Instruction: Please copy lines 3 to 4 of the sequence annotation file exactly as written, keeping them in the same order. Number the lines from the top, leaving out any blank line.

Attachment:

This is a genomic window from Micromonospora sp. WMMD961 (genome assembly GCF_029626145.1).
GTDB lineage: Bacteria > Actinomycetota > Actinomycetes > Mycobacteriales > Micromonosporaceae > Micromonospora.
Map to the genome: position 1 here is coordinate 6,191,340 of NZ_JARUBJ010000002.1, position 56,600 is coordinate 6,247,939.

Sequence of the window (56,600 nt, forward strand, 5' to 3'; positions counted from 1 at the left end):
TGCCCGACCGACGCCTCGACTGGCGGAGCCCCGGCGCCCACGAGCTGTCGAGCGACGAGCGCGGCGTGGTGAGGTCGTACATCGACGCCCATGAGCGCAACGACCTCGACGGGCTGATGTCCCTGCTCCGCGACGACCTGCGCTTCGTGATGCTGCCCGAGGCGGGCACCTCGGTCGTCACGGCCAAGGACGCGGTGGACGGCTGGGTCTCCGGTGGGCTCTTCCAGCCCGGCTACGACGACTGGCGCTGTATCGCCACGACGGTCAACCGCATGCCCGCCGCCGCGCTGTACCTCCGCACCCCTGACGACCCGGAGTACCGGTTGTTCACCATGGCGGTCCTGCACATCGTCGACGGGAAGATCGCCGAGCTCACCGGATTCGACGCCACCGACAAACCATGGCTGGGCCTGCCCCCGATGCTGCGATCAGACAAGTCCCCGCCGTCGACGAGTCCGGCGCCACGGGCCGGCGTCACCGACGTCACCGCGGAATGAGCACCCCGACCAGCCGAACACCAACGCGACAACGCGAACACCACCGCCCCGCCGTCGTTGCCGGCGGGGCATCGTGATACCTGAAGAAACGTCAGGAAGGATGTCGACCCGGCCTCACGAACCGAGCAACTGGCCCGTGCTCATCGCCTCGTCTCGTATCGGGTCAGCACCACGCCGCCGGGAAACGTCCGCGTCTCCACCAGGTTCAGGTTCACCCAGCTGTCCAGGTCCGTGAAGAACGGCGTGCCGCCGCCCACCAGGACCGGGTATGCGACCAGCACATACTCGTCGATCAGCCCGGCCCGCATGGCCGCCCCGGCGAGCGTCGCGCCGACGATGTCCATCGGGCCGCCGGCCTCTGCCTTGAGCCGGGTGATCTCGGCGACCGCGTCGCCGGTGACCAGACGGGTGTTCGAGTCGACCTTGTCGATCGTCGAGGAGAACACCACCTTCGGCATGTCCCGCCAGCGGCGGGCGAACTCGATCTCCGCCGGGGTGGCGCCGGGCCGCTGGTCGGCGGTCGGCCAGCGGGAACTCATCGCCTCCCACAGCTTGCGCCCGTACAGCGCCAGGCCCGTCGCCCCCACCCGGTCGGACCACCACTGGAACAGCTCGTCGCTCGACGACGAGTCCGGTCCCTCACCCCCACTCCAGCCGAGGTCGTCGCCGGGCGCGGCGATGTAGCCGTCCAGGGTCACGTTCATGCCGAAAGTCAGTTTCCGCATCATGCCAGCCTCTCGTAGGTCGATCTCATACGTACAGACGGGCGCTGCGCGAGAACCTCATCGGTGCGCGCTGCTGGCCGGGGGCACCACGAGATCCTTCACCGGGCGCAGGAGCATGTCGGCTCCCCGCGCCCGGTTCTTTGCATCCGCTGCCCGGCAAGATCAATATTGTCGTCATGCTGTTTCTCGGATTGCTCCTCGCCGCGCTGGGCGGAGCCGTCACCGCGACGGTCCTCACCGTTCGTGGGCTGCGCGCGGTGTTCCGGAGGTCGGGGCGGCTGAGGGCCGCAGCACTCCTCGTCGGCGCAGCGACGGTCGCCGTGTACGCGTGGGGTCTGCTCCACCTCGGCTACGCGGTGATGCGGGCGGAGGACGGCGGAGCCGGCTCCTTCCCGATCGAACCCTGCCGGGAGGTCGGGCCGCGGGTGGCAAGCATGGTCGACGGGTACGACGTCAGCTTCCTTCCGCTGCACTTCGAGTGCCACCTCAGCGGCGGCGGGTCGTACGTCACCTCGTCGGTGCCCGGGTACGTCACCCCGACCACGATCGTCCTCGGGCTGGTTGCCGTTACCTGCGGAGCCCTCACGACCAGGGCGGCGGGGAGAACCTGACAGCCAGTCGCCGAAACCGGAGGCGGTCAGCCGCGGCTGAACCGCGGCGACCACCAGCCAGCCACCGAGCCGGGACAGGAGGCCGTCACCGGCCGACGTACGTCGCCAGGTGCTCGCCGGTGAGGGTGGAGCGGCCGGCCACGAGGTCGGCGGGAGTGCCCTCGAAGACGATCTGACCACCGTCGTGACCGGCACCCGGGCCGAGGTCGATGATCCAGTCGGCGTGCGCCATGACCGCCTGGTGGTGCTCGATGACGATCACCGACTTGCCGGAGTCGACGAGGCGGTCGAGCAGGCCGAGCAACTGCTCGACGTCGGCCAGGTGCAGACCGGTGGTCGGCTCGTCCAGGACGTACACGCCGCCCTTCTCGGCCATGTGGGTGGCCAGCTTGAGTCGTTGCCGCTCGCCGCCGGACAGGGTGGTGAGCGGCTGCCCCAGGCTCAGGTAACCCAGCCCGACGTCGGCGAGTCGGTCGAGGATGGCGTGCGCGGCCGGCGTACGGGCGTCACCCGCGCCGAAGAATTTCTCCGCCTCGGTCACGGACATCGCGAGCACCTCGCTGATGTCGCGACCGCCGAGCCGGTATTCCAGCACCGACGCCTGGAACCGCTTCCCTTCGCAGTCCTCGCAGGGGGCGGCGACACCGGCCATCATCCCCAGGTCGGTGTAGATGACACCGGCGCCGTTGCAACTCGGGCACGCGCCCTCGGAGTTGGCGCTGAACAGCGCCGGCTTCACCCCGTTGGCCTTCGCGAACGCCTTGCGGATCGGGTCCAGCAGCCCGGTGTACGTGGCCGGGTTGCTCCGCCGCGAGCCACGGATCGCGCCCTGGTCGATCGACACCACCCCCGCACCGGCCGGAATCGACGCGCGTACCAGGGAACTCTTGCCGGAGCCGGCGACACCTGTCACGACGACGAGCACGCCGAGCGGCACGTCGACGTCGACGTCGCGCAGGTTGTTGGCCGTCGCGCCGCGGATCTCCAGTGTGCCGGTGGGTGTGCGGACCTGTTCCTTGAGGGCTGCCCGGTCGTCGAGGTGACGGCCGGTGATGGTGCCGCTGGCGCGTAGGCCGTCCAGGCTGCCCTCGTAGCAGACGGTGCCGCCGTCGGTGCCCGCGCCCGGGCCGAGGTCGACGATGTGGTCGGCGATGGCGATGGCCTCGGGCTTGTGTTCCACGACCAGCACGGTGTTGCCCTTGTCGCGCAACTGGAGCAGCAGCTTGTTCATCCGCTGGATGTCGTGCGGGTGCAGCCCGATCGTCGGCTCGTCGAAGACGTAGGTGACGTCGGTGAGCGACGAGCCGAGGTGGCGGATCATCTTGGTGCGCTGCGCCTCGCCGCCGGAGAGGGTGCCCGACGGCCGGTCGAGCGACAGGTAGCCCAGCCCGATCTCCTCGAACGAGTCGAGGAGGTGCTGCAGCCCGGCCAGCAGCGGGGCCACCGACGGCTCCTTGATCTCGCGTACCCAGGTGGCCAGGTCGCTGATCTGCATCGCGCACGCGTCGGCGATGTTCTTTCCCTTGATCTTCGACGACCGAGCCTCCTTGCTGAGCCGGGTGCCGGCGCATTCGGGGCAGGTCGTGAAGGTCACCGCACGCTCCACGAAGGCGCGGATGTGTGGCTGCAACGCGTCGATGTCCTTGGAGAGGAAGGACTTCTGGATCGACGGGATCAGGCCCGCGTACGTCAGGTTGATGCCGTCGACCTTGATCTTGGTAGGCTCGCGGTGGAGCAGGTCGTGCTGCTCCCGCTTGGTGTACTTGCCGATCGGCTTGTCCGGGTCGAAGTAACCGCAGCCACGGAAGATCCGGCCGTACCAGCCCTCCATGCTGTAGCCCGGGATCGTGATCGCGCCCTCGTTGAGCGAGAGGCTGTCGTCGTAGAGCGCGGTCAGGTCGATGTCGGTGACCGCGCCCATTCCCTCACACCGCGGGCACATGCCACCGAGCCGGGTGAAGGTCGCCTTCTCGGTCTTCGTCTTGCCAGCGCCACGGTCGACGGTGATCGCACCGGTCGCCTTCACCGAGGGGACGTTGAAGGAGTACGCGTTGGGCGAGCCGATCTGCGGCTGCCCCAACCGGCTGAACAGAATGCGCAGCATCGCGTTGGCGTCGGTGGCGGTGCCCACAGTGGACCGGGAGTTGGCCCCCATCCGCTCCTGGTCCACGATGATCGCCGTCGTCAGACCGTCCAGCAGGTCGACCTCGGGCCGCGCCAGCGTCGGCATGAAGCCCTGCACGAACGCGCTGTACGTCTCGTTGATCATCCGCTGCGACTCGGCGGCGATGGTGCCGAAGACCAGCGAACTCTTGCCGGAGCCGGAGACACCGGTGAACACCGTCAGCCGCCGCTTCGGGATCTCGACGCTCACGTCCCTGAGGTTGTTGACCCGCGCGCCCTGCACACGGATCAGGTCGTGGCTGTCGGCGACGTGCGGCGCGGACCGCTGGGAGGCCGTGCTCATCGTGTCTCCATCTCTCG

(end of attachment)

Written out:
Map to the genome: position 1 here is coordinate 6,191,340 of NZ_JARUBJ010000002.1, position 56,600 is coordinate 6,247,939.

Sequence of the window (56,600 nt, forward strand, 5' to 3'; positions counted from 1 at the left end):